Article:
In Summary
  • The non-governmental organisation called for increased budget to 20 per cent of the overall government budget as per the commitment of the entire continent

Dar es Salaam. As Parliament continues with its 15th sitting to discuss budget proposals for the 2019/20 fiscal year, Hakielimu has pointed out six issues that need to be taken into consideration in the education budget.

The non-governmental organisation called for increased budget to 20 per cent of the overall government budget.

Addressing the press in the city yesterday, HakiElimu managing director John Kalage said they expect the budget to increase to meet the needs of the expanded admissions. “In the Incheon declaration, all of the sub Saharan states were urged to set aside 20 per cent of their overall budget on education. However, in Tanzania the ration of education budget to the general budget (including national debt) has decreased from 16.1 per cent in 2016/17 to 15 per cent in 2017/18 and has dropped to 14 per cent for the 2018/2019 fiscal year,” he said.

In 2016/17 the education budget was Sh4.77 trillion, for 2017/18 it was Sh4.7 trillion and Sh4.62 trillion was for 2018/19.

Mr Kalage added, “most of the challenges facing the sector could be addressed.”

The organization also wanted the government to increase the development budget on primary education, number of teachers and conducive teaching environment and improve the classification of the education sector budget.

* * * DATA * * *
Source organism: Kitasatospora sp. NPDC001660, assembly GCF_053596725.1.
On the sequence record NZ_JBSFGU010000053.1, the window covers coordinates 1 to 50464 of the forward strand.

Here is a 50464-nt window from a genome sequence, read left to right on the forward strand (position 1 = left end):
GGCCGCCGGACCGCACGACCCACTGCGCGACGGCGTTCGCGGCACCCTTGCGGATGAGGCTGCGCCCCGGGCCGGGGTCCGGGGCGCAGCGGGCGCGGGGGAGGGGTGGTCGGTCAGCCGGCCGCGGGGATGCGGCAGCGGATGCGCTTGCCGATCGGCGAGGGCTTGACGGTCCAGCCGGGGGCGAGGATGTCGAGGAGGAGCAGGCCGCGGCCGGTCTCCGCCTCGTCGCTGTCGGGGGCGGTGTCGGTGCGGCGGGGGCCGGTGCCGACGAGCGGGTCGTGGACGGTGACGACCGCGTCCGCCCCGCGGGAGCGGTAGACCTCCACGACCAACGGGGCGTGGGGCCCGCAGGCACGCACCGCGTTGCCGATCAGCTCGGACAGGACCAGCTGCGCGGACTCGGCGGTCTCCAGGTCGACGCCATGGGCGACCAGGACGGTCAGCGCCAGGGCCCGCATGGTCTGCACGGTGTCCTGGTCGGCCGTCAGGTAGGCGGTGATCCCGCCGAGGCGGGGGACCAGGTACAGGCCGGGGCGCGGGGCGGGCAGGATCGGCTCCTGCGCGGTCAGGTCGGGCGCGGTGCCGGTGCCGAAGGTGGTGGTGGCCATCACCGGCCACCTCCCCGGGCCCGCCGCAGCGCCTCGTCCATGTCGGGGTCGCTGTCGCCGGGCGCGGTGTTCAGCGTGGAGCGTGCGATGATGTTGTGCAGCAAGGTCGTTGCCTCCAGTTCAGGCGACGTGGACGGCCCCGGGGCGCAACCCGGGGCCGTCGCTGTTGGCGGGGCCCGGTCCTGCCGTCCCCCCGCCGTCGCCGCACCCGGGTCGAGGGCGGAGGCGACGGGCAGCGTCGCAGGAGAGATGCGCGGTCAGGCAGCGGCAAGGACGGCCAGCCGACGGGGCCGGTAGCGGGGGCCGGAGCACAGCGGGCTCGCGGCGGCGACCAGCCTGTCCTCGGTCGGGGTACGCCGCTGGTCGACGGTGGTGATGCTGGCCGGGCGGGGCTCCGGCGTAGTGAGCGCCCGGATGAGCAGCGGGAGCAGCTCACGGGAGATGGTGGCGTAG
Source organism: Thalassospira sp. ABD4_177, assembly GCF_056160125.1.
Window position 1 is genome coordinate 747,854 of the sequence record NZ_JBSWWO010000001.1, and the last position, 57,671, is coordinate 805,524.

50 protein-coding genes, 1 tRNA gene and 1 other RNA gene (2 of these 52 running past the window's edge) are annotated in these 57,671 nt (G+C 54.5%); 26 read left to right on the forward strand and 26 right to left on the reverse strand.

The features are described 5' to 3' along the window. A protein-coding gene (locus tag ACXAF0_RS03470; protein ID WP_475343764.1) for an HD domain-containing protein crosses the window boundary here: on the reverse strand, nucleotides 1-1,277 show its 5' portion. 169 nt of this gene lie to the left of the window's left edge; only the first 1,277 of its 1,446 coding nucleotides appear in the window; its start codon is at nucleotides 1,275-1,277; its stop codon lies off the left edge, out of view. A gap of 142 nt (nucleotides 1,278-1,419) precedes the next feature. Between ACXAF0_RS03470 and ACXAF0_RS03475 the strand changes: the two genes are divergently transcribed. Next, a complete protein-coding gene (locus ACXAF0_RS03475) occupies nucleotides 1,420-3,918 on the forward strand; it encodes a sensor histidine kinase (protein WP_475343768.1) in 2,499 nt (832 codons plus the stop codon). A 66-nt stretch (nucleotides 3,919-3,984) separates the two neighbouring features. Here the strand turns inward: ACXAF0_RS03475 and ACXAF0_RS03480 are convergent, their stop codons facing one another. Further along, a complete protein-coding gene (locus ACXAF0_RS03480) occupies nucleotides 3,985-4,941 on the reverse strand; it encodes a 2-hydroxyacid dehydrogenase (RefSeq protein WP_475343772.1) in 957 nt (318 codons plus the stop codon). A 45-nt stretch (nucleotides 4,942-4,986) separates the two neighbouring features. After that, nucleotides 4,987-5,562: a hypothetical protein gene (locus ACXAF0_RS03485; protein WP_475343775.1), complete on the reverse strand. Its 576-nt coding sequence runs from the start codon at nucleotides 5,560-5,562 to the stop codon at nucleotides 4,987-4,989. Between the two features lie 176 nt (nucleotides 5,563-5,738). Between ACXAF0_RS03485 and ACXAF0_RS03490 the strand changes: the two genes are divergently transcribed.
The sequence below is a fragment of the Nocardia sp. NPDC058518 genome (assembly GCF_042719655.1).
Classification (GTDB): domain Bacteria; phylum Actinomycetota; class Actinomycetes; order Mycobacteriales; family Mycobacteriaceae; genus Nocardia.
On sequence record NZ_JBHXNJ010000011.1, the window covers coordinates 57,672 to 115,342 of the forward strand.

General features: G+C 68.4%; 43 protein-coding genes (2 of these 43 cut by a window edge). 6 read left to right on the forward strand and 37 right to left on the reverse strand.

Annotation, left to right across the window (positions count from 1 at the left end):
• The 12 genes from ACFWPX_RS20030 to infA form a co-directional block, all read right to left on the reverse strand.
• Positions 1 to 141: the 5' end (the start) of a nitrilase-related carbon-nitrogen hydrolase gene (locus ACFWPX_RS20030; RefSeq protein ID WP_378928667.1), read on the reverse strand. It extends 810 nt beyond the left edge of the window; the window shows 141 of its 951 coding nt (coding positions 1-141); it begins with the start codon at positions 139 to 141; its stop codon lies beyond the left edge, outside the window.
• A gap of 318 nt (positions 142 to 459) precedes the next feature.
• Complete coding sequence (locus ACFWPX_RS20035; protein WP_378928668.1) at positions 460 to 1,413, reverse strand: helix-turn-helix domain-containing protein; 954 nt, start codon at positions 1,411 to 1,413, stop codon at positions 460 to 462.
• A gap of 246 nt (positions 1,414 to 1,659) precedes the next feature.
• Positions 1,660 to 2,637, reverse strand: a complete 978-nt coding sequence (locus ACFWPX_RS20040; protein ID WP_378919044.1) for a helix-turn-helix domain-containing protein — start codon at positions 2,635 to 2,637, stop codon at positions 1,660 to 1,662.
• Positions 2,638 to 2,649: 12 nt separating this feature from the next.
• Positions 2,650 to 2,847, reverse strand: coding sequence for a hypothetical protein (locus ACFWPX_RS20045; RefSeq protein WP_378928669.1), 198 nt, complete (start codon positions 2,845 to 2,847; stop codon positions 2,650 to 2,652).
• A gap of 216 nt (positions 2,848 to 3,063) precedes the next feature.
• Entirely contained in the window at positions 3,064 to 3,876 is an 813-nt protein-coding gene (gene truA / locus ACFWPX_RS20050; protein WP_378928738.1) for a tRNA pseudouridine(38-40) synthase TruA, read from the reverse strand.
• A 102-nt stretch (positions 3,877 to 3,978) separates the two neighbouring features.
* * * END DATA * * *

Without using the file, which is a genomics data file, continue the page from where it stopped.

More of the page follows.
“On average only 7 per cent of the President’s Office (Regional Administration and Local Government) budget was set for that purpose. More budget is needed to develop infrastructure of primary education,” said Mr Kalage. The implementation of the budget was also pointed out, whereby the approved budget funds were not released accordingly.

According to HakiElimu, the 2018/19 fiscal year approved funds for the education ministry were Sh929 billion but to March 2019 only 57 per cent (Sh529 billion were disbursed.

In addition, Mr Kalage pressed the issue on the sanitary pads prices since the government scraped Value Added Tax (VAT).

“On retail shops across the country the price is still the same starting from Sh2,000, which to some of the students from poor families cannot afford thus affecting their education,” he said.